Automated image-guided whole-cell patch clamp technology for mapping functional neuronal circuit connectivity in autism spectrum disorders.

Mark BearEd Boyden
Abstract

A critical question in autism research is whether different genetic causes converge on a defined number of pathophysiological mechanisms. An approach pioneered by the SCSB is to use a common battery of tests to compare mouse models of autism. Of particular interest is the question of whether alterations in synaptic connectivity, function, and plasticity are at the core of autism pathophysiology. The tool best suited to address this question is the whole-cell patch clamp technique with which multiple aspects of excitatory and inhibitory synaptic currents, cellular excitability, and interneuronal connectivity can be characterized. However, this method has historically been shown to have extremely low throughput because of the high level of expertise required of the experimenter to achieve good recordings from connected neurons. We propose to overcome this roadblock by developing a new image-guided 3D automated patchclamp system (Autopatcher 3D) for brain slices, extending the “blind” in vivo automated wholecell patch clamp prototype previously developed in the Boyden laboratory (MIT) collaborating with the Forest Laboratory (Georgia Tech). This system will provide high throughput, multi-cell, patch clamp electrophysiology for analyzing functional neuronal connectivity in vitro, as well as allowing for the measurement of neuronal responses in vivo. We will use Autopatcher 3D to test whether there are any changes in the functional connectivity of the visual cortical microcircuit, and how they may lead to enhanced persistent activity in Fmr1 KO mice.

 

Noninvasive analysis of calcium dysregulation in autism models

Alan JasanoffStephen Lippard
Abstract

Learning where and how neural changes associated with autism take place is critically important for understanding the physiological basis for autism spectrum disorders and relating genetic abnormalities to brain function. Noninvasive brain imaging methods offer a promising route to accomplishing this. In this proposal, we describe efforts to perform noninvasive MRI of calcium ions, which are thought to be particularly closely related to autism pathologies. Our proposal includes the synthesis of innovative calcium-sensitive MRI contrast agents, as well as the application of these new sensors and related imaging techniques to studies of autism-related pathology in a mouse model. The new imaging methods we are developing could be applied in additional animal models, and ultimately perhaps for clinical investigation and diagnosis in humans.

 

New techniques for automated phenotyping of autism-associated mouse behaviors

Tomaso PoggioGuoping Feng
Abstract

Our goal is to develop new machine-learning-based techniques for behavioral phenotyping of mice, with direct application to autism. By automating the phenotyping process, such techniques offer the benefits of speed, objectivity and standardization across labs. More specifically, our proposed work has two components:
1. Automated phenotyping of social mouse behavior. Social abnormalities are amongst the core phenotypes characterizing mouse models of autism [4,5]. We will develop a fully automated computer system for phenotyping social mouse behavior, to be applied to autism studies.
2. Multi-dimensional behavioral phenotyping. Mouse models of autism are characterized along a number of behavioral dimensions, necessitating multiple behavioral assays [4,5]. We believe that quantitative measurements derived from machine learning might be sensitive to many of the behavioral variations currently tested and might even provide a richer characterization of behavior. We will investigate the feasibility of a simplified alternative to at least some of the existing behavioral assays, such as light/dark exploration and the Morris water maze, leveraging machine learning to capture and quantify mouse behavior along multiple dimensions.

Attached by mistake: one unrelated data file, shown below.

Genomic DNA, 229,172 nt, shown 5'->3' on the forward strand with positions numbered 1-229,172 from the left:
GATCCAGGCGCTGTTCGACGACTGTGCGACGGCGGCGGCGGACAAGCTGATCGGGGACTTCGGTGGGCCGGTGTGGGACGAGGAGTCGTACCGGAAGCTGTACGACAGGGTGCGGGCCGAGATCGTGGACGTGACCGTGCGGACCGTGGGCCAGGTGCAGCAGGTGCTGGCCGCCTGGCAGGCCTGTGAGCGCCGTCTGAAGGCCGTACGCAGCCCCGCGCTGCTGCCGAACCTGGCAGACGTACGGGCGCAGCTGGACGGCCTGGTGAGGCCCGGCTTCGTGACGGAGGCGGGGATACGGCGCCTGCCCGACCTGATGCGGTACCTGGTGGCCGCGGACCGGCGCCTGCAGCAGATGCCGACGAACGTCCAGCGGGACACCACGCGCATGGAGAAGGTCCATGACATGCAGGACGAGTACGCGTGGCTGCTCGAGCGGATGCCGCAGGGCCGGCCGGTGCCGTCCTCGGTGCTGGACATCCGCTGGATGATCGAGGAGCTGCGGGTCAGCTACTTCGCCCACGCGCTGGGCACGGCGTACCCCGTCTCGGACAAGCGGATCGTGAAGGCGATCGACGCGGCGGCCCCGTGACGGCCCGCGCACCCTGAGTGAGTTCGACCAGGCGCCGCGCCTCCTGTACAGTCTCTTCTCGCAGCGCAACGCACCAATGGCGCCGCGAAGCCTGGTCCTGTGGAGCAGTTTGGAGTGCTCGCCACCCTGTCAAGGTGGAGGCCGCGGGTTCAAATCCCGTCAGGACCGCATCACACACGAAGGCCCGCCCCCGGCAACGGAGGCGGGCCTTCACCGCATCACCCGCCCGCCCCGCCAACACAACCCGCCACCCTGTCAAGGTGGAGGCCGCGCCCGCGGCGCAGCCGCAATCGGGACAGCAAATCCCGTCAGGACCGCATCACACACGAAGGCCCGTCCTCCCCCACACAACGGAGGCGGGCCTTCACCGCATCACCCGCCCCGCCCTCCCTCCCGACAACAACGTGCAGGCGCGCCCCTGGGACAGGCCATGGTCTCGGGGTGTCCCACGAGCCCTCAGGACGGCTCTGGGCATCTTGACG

This work builds on technology previously developed in the Poggio Lab, including a trainable system for phenotyping single mice in their home cages [1] and preliminary methods for tracking multiple socially-housed mice [2,3].
References:
1. H. Jhuang, E. Garrote, X. Yu, V. Khilani, T. Poggio, A. Steele, and T. Serre. Automated home-cage behavioral phenotyping of mice. Nature Communications, 2010.
2. N. Edelman. Automated phenotyping of mouse social behavior. M.Eng. thesis, MIT, 2011.
3. S. Braun. Tracking multiple mice. M.Eng. thesis, MIT, 2012.
4. J. Peca. C. Feliciano. J. Ting. W. Wang. M. Wells. T. Venkatramann. C. Lascola. Z. Fu. and G. Feng. Shank3 mutant mice display autistic-like behaaviors and striatal dysfunction. Nature, 2011.
J. N. Crawley. Mouse behavioral assays relevant to the symptoms of autism. Brain Pathology, 17:448-459, 2007.


2012: Round 2

Matched Cohort of Autism Spectrum Disorder and Controls via Electronic Medical Records

Peter SzolovitsIsaac S Kohane
Abstract

Autism Spectrum Disorder (ASD) is a common pediatric disease with a prevalence of at least 1%. We propose here to provide a scalable, reproducible mechanism to ascertain and characterize populations with ASD using software running against a wide variety of electronic health record systems. Our aims are to create a set of gold standard corpora for enabling comparison of ASD patients with controls matched on age, gender and non-ASD related morbidity. We propose to build a predictor function using machine learning techniques on human-curated gold standard data to identify patients with ASD and their clinical ASD subtypes. The function’s input data will come from both codified medical record data and natural language interpretation of the narrative records that are prevalent in clinical data. We will measure the performance of the predictor against our gold standard data and then against 14,000 ASD patient records in the Children’s Hospital i2b2 data repository and over two million other patients from among which we will select controls. This process will yield a much larger automatically identified cohort of ASD patients and controls, to support further research on ASD. We also anticipate that other institutions will apply our methods to generate additional cohorts that can be used to validate findings or to create larger merged research data sets that are consistently identified.